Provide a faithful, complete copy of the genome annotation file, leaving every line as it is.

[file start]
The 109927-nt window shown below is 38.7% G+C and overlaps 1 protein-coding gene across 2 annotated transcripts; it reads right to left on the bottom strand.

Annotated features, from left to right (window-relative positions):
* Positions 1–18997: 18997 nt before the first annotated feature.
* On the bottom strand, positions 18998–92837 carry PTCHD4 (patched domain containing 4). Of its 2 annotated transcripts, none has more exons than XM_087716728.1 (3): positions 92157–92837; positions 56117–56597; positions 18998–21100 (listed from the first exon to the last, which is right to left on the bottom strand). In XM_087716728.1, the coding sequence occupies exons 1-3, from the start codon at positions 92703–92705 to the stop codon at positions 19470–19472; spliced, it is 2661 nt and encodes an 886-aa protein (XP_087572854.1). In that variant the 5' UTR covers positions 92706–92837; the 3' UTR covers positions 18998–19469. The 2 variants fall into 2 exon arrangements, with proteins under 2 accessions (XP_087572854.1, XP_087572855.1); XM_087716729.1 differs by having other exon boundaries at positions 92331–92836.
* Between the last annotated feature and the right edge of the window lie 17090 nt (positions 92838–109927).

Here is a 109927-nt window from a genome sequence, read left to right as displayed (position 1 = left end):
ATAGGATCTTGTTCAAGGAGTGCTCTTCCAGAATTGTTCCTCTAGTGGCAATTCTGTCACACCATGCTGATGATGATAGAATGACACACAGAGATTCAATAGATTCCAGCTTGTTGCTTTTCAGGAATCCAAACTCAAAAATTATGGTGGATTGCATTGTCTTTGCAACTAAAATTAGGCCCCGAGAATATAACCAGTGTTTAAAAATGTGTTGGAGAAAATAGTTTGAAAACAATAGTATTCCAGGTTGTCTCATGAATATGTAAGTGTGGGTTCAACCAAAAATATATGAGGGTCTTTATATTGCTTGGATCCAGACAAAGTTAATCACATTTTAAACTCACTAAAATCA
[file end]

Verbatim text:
The 109927-nt window shown below is 38.7% G+C and overlaps 1 protein-coding gene across 2 annotated transcripts; it reads right to left on the bottom strand.

Annotated features, from left to right (window-relative positions):
* Positions 1–18997: 18997 nt before the first annotated feature.
* On the bottom strand, positions 18998–92837 carry PTCHD4 (patched domain containing 4). Of its 2 annotated transcripts, none has more exons than XM_087716728.1 (3): positions 92157–92837; positions 56117–56597; positions 18998–21100 (listed from the first exon to the last, which is right to left on the bottom strand). In XM_087716728.1, the coding sequence occupies exons 1-3, from the start codon at positions 92703–92705 to the stop codon at positions 19470–19472; spliced, it is 2661 nt and encodes an 886-aa protein (XP_087572854.1). In that variant the 5' UTR covers positions 92706–92837; the 3' UTR covers positions 18998–19469. The 2 variants fall into 2 exon arrangements, with proteins under 2 accessions (XP_087572854.1, XP_087572855.1); XM_087716729.1 differs by having other exon boundaries at positions 92331–92836.
* Between the last annotated feature and the right edge of the window lie 17090 nt (positions 92838–109927).

Here is a 109927-nt window from a genome sequence, read left to right as displayed (position 1 = left end):
ATAGGATCTTGTTCAAGGAGTGCTCTTCCAGAATTGTTCCTCTAGTGGCAATTCTGTCACACCATGCTGATGATGATAGAATGACACACAGAGATTCAATAGATTCCAGCTTGTTGCTTTTCAGGAATCCAAACTCAAAAATTATGGTGGATTGCATTGTCTTTGCAACTAAAATTAGGCCCCGAGAATATAACCAGTGTTTAAAAATGTGTTGGAGAAAATAGTTTGAAAACAATAGTATTCCAGGTTGTCTCATGAATATGTAAGTGTGGGTTCAACCAAAAATATATGAGGGTCTTTATATTGCTTGGATCCAGACAAAGTTAATCACATTTTAAACTCACTAAAATCA